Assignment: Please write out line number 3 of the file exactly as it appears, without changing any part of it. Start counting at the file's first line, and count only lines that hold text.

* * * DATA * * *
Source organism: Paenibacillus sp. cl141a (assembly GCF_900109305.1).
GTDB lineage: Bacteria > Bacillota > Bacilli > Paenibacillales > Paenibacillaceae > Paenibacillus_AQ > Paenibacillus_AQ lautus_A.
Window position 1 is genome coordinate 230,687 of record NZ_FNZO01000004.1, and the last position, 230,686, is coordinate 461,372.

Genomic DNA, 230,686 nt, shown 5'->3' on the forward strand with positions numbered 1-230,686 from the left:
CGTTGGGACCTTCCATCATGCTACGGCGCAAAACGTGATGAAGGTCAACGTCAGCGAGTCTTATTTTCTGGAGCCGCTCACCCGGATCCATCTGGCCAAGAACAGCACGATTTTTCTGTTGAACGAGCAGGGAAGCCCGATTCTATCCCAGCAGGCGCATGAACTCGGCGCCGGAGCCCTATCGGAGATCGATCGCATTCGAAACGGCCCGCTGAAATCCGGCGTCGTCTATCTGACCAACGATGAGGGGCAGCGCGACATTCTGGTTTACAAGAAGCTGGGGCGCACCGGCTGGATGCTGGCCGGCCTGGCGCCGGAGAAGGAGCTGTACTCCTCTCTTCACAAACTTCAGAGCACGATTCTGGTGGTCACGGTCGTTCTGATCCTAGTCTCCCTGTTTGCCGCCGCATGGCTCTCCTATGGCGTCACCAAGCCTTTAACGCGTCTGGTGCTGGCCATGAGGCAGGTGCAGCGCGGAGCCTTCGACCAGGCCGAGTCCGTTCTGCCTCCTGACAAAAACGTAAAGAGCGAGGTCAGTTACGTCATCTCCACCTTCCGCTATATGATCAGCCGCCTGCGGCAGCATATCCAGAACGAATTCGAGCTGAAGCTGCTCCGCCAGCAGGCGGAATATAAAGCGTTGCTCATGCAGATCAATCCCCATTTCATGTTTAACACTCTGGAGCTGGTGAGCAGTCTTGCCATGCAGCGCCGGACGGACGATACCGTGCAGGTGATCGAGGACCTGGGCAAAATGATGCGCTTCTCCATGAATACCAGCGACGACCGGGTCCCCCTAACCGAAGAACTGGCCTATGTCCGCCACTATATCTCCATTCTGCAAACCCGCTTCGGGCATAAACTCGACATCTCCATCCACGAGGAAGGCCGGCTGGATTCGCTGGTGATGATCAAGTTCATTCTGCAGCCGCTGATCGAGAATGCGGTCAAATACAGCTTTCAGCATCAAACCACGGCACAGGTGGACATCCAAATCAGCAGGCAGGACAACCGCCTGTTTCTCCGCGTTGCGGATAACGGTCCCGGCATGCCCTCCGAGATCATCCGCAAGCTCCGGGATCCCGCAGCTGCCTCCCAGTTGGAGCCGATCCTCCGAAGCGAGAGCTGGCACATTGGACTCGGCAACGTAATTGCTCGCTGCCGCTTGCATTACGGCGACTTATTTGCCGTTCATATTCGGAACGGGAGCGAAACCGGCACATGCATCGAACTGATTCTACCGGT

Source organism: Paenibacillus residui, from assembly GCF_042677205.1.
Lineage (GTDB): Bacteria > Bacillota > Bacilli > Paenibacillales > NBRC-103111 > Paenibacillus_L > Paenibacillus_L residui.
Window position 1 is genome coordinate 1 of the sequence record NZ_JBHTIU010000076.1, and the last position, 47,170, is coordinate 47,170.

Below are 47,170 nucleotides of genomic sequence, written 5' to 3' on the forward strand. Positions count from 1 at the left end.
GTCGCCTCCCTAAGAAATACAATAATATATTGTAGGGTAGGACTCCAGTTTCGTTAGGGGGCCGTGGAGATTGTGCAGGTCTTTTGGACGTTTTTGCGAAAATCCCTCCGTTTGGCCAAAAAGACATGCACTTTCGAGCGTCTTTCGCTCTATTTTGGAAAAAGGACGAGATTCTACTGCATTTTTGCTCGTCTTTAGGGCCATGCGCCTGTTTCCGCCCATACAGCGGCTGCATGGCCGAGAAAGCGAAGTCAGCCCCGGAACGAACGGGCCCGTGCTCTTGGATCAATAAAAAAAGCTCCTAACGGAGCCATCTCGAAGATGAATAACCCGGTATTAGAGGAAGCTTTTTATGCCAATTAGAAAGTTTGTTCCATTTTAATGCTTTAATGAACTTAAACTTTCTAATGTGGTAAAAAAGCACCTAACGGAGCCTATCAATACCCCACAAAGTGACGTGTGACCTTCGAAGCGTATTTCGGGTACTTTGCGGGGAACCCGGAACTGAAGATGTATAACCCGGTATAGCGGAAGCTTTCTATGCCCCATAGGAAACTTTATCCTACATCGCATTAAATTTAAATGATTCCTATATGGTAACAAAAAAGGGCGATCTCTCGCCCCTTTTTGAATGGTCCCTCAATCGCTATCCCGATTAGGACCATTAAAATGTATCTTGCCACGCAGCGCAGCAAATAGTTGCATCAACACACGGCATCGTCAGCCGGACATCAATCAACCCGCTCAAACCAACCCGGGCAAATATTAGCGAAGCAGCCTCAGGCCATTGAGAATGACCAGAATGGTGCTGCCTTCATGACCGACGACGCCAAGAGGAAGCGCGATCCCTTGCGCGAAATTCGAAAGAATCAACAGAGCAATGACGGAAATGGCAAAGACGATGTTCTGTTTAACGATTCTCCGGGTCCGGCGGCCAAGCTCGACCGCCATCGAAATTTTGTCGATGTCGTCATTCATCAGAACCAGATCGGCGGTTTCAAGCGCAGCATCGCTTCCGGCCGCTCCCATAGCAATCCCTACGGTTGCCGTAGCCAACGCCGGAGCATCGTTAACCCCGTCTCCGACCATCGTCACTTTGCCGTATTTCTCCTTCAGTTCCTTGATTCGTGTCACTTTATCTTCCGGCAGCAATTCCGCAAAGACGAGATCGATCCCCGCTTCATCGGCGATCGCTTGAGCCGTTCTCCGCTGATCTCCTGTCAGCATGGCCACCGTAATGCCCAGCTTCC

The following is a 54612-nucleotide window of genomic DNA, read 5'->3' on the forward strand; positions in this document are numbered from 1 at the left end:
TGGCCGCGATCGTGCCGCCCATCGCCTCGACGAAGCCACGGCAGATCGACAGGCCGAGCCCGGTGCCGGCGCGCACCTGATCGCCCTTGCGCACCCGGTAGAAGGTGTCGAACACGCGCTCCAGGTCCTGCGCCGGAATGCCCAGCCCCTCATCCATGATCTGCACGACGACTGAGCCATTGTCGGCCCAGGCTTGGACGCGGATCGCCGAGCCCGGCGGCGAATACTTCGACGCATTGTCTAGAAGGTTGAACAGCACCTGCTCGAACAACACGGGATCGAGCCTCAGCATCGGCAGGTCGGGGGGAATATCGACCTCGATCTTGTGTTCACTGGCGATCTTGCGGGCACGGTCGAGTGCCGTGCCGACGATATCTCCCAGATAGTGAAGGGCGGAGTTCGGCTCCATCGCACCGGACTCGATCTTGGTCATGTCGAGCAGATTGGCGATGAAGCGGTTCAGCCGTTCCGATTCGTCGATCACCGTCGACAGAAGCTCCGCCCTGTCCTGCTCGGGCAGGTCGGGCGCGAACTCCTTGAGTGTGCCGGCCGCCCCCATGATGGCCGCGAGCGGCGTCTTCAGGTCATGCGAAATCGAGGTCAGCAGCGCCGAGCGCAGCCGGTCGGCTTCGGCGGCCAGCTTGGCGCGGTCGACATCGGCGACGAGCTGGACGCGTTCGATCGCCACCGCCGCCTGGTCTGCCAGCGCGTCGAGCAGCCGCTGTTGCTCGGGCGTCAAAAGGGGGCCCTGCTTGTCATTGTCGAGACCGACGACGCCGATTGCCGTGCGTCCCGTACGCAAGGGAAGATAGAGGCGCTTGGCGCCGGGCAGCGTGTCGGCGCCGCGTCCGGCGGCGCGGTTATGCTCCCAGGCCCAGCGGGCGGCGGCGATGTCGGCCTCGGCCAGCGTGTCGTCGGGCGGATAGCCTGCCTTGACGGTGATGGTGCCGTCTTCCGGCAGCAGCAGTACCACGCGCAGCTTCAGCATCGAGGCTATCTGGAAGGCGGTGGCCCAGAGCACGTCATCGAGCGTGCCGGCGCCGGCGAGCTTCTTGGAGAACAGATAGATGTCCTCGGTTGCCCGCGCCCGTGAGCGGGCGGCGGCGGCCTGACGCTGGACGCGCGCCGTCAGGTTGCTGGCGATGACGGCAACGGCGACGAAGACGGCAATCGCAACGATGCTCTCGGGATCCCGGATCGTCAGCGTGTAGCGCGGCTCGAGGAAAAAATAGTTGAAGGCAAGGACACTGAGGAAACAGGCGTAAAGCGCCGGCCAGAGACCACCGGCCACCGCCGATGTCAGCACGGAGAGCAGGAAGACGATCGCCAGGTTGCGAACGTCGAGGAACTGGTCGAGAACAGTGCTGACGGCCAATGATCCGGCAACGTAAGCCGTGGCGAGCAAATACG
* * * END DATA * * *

Window position 1 is genome coordinate 230,687 of record NZ_FNZO01000004.1, and the last position, 230,686, is coordinate 461,372.